Copyright Position StatementAcknowledgment - Canadian Library Association (CLA): Approved November 5, 1995
Stressing the need for balance between the rights of copyright holders and copyright users, CFLA/FCAB reaffirms its support for legislation which reflects a balance between the rights of copyright holders and copyright users. More specifically:
1. A library must be able to:
- Do any act for the purpose of maintaining or managing a collection, with the exception of copying when with reasonable efforts it can be determined that the work is commercially available at a reasonable price within a reasonable time;
- Reproduce a single copy of an article in a periodical;
- enjoy all exceptions available under the Act, as well as the defence of fair dealing, which are enjoyed by its patrons;
- enjoy the access intended under fair dealing by providing specific criteria and guidelines as to its scope;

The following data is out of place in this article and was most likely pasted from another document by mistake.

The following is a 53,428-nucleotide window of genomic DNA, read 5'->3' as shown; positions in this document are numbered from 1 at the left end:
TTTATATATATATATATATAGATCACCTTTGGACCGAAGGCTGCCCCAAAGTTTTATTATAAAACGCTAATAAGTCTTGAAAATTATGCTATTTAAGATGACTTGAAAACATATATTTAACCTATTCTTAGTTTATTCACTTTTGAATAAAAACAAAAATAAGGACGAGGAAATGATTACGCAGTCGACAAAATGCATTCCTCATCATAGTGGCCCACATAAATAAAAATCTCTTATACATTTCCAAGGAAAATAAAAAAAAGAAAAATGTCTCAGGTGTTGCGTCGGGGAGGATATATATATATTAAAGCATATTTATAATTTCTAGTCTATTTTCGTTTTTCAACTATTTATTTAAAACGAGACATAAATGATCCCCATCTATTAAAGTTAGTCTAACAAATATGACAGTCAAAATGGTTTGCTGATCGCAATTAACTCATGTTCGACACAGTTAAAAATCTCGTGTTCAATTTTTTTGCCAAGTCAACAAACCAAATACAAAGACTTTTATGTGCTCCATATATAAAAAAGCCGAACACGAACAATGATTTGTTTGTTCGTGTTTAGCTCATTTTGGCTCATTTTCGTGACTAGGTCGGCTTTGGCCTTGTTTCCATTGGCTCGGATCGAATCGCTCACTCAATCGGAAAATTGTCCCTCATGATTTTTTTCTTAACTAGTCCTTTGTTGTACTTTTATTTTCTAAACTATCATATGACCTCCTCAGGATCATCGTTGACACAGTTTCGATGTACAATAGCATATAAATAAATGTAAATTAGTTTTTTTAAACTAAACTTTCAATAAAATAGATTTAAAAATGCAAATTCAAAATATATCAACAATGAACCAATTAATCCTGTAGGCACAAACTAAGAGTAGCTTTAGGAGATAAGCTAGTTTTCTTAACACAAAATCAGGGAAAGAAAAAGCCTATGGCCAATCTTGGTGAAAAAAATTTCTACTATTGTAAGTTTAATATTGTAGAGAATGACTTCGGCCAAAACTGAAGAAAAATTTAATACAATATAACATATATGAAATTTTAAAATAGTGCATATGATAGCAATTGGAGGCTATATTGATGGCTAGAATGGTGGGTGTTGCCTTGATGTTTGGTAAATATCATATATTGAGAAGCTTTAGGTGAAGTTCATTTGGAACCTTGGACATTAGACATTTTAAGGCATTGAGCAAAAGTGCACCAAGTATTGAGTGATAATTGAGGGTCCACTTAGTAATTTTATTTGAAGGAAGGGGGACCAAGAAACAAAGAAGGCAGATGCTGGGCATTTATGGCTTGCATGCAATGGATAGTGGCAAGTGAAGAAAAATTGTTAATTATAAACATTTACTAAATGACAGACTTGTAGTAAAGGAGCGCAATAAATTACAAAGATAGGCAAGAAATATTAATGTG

- incur limited liability for patrons of its photocopying machines provided that the library or archives informs patrons of the law regarding copyright infringement in a notice affixed near each machine; and
- do any act for another library that it is entitled to do under the Act.
- The Copyright Act should be amended to include a definition of ‘browsing’ as the temporary display of a work on a video screen or other similar device, but not the making of a copy by downloading the work to a user’s hard drive or other memory device, for the purposes of creating or retaining a permanent copy in any format.
- The Copyright Act should be amended to provide the right to browse all works placed on the information highway, with the exception of works on which the copyright owner has placed a notice that the work may not be browsed without his/her consent, and with the exception of works which the user knows to have been placed on the Information Highway without the consent of the copyright owner.
- The Copyright Act should be amended to provide explicit clarification that fair dealing applies to the making of an electronic copy of a work and to the storage and transmission of that copy by electronic means.
- Crown copyright should be maintained, and the Crown in Right of Canada should as a rule place federal government information and data in the public domain. The use of Crown copyright materials for purposes of teaching, education, scholarship or private study should be free of charge.